• Fri. Sep 22nd, 2023


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U.S. Navy to Name Ship After Justice Ruth Bader Ginsburg

Ruth Bader Ginsburg, the Supreme Court Justice who fought for women’s rights for more than a half century before her death in 2020, will have a U.S. Navy ship named after her, military officials said on Thursday.

The U.S.N.S. Ruth Bader Ginsburg (T-AO 212), which has not yet been constructed, will be a John Lewis-class replenishment oiler ship designed to carry fuel to the Navy’s operating carrier strike groups, the Navy said in a news release.

The class and lead ship, T-AO 205, is named in honor of Representative John Lewis, a Georgia Democrat, who died in July 2020. Mr. Lewis was a stalwart of the civil rights movement and the last surviving speaker from the March on Washington for Jobs and Freedom in 1963.

All of the ships in this class follow a naming convention honoring leaders who have fought for civil and human rights. Other ships in the class are named after Harvey Milk, Robert F. Kennedy, the abolitionists Lucy Stone and Sojourner Truth, and two other former members of the Supreme Court: Earl Warren and Thurgood Marshall.

The oiler ships measure 742 feet long and have the ability to carry up to 162,000 barrels of oil with expansive dry cargo capacity, aviation capability and a speed of 20 knots, the Navy said.

“She is a historic figure who vigorously advocated for women’s rights and gender equality,” Carlos Del Toro, the secretary of the Navy, said in a statement about Justice Ginsburg. “It is my aim to ensure equality and eliminate gender discrimination across the Department of the Navy. She is instrumental to why we now have women of all backgrounds, experiences and talents serving within our ranks, side by side with their male Sailor and Marine counterparts.”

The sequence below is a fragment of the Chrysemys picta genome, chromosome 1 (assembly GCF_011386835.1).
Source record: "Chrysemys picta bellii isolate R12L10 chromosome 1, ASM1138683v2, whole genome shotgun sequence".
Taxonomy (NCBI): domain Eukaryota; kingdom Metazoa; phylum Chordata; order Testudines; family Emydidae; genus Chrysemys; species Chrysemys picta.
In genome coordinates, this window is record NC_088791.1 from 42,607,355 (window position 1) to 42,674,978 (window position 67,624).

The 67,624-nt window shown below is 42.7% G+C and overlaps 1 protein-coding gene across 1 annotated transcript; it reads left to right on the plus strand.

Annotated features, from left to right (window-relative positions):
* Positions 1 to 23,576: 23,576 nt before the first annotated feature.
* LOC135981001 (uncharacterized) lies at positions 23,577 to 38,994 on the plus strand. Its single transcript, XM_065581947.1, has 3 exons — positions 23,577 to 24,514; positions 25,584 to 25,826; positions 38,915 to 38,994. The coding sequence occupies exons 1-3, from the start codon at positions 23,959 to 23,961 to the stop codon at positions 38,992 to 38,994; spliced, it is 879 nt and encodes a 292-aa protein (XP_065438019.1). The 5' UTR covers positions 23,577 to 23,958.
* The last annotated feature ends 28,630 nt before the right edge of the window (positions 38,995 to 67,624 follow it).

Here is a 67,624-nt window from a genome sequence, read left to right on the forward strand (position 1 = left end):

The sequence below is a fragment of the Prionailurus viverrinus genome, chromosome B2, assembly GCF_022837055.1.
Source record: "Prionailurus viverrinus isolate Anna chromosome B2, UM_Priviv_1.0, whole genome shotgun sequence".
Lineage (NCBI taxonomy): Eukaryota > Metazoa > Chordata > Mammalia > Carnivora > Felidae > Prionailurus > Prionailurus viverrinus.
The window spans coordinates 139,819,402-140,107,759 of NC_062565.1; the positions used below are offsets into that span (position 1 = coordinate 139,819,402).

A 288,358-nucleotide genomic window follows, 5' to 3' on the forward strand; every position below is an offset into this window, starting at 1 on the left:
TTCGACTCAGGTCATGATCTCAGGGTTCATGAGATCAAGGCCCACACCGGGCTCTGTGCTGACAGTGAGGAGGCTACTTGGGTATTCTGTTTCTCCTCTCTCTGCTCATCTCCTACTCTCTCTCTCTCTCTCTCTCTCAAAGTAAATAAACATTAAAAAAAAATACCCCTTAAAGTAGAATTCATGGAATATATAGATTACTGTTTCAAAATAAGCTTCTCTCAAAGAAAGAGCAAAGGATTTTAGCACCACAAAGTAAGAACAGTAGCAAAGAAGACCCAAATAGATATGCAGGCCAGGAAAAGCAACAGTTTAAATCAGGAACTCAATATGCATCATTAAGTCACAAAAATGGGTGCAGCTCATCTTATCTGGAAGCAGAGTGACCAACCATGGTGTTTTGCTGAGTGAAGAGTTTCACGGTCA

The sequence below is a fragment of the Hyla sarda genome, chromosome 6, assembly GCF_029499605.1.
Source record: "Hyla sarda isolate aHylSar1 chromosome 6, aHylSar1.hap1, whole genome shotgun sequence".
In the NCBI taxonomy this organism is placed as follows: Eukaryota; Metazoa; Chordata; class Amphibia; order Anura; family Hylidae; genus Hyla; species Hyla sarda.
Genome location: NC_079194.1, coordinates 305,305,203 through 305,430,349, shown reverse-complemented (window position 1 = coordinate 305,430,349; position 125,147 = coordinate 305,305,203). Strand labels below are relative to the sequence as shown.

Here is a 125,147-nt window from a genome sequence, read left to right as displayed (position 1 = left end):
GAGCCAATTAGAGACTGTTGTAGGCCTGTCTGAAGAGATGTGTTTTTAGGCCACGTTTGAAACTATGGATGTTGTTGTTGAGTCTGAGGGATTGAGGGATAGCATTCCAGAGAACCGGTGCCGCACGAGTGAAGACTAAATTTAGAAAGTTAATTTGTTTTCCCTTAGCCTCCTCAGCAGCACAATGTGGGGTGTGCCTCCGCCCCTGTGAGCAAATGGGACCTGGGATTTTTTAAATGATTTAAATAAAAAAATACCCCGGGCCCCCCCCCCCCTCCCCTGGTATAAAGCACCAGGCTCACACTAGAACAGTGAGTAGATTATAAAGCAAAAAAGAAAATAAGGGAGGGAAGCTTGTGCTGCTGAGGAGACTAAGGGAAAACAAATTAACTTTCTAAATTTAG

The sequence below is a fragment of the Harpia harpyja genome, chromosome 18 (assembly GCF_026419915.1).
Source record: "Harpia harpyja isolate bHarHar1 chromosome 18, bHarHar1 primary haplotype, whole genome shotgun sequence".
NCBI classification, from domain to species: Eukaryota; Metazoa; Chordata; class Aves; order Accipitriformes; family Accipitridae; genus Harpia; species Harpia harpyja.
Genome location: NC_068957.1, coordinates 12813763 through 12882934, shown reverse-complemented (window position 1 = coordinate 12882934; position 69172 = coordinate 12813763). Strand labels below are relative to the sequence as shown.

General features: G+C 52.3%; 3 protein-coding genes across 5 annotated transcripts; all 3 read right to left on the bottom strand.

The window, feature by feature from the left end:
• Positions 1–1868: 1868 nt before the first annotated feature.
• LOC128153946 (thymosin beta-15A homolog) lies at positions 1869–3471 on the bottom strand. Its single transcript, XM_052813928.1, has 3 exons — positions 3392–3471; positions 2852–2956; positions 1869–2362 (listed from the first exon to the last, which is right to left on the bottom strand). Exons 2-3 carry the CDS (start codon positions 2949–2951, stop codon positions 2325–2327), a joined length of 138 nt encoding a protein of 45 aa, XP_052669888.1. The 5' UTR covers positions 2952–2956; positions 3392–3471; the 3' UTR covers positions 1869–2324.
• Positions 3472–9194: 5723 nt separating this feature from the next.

This will be the first U.S. Navy ship to bear Justice Ginsburg’s name and is sponsored by her daughter, Jane Ginsburg. (A sponsor typically attends key events for and maintains close ties with the ship, a spokesman for Navy said.)

Justice Ginsburg died from complications of metastatic pancreatic cancer in September 2020 at age 87. She was the second woman to serve on the Supreme Court.

She developed a rock-star following in her later years and became an unlikely cultural icon to a much younger generation. A law student, Shana Knizhnik, anointed her the Notorious R.B.G., a play on the name of the Notorious B.I.G., the famous rapper who was Brooklyn-born, like the justice. Soon the name, and Justice Ginsburg’s image — complete with a frilly lace collar — became a cultural fixture.

It was announced this week that her famous “dissent” collar, along with other items related to her tenure on the court, including a judicial robe, are being donated to the Smithsonian’s National Museum of American History. The donation by her family coincides with the museum’s decision to award Justice Ginsburg its signature honor, the Great Americans Medal.

Before taking her seat on the Supreme Court in 1993, she had argued six cases before the court from 1973 to 1978, winning five.

Although Justice Ginsburg delivered numerous noteworthy opinions in her career on the court, one of her more notable came in 1996 when she wrote for the majority in United States v. Virginia, a case that opened doors for women to enter Virginia Military Institute.